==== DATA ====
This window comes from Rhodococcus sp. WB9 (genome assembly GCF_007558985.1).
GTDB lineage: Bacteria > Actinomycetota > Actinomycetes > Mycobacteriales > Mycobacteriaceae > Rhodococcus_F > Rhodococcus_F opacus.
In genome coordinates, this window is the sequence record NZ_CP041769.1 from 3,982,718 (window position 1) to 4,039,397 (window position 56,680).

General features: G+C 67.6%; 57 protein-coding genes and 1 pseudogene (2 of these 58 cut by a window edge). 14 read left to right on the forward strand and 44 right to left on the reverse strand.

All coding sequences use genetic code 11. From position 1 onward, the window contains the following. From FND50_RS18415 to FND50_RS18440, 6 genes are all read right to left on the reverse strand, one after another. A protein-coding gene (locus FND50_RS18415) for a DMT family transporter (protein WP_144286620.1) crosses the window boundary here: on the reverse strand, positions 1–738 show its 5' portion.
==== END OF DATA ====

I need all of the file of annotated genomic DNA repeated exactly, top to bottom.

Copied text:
This window comes from Rhodococcus sp. WB9 (genome assembly GCF_007558985.1).
GTDB lineage: Bacteria > Actinomycetota > Actinomycetes > Mycobacteriales > Mycobacteriaceae > Rhodococcus_F > Rhodococcus_F opacus.
In genome coordinates, this window is the sequence record NZ_CP041769.1 from 3,982,718 (window position 1) to 4,039,397 (window position 56,680).

General features: G+C 67.6%; 57 protein-coding genes and 1 pseudogene (2 of these 58 cut by a window edge). 14 read left to right on the forward strand and 44 right to left on the reverse strand.

All coding sequences use genetic code 11. From position 1 onward, the window contains the following. From FND50_RS18415 to FND50_RS18440, 6 genes are all read right to left on the reverse strand, one after another. A protein-coding gene (locus FND50_RS18415) for a DMT family transporter (protein WP_144286620.1) crosses the window boundary here: on the reverse strand, positions 1–738 show its 5' portion.